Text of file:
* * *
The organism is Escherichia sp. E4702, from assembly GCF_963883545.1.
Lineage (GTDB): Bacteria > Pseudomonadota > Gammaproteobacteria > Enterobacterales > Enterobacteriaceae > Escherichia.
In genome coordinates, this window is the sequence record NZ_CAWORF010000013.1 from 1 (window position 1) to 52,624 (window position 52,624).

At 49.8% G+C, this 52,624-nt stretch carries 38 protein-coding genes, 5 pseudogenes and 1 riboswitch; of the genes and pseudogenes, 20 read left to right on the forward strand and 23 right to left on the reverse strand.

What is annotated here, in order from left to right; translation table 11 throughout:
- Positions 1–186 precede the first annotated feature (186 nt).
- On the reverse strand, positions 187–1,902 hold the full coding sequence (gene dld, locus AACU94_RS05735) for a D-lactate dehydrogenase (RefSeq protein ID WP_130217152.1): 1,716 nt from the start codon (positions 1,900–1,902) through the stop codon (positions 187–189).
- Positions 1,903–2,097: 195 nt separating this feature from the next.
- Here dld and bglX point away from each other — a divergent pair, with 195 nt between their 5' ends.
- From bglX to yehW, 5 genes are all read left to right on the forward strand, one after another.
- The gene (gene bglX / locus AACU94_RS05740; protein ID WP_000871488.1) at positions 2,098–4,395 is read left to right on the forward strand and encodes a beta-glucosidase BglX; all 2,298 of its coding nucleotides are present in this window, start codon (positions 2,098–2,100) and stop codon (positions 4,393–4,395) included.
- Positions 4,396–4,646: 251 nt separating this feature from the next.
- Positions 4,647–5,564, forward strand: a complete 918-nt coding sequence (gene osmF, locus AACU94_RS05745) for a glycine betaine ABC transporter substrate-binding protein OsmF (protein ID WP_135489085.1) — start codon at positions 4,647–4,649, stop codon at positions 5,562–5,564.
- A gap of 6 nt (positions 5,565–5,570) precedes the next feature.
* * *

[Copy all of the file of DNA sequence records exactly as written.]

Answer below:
The organism is Escherichia sp. E4702, from assembly GCF_963883545.1.
Lineage (GTDB): Bacteria > Pseudomonadota > Gammaproteobacteria > Enterobacterales > Enterobacteriaceae > Escherichia.
In genome coordinates, this window is the sequence record NZ_CAWORF010000013.1 from 1 (window position 1) to 52,624 (window position 52,624).

At 49.8% G+C, this 52,624-nt stretch carries 38 protein-coding genes, 5 pseudogenes and 1 riboswitch; of the genes and pseudogenes, 20 read left to right on the forward strand and 23 right to left on the reverse strand.

What is annotated here, in order from left to right; translation table 11 throughout:
- Positions 1–186 precede the first annotated feature (186 nt).
- On the reverse strand, positions 187–1,902 hold the full coding sequence (gene dld, locus AACU94_RS05735) for a D-lactate dehydrogenase (RefSeq protein ID WP_130217152.1): 1,716 nt from the start codon (positions 1,900–1,902) through the stop codon (positions 187–189).
- Positions 1,903–2,097: 195 nt separating this feature from the next.
- Here dld and bglX point away from each other — a divergent pair, with 195 nt between their 5' ends.
- From bglX to yehW, 5 genes are all read left to right on the forward strand, one after another.
- The gene (gene bglX / locus AACU94_RS05740; protein ID WP_000871488.1) at positions 2,098–4,395 is read left to right on the forward strand and encodes a beta-glucosidase BglX; all 2,298 of its coding nucleotides are present in this window, start codon (positions 2,098–2,100) and stop codon (positions 4,393–4,395) included.
- Positions 4,396–4,646: 251 nt separating this feature from the next.
- Positions 4,647–5,564, forward strand: a complete 918-nt coding sequence (gene osmF, locus AACU94_RS05745) for a glycine betaine ABC transporter substrate-binding protein OsmF (protein ID WP_135489085.1) — start codon at positions 4,647–4,649, stop codon at positions 5,562–5,564.
- A gap of 6 nt (positions 5,565–5,570) precedes the next feature.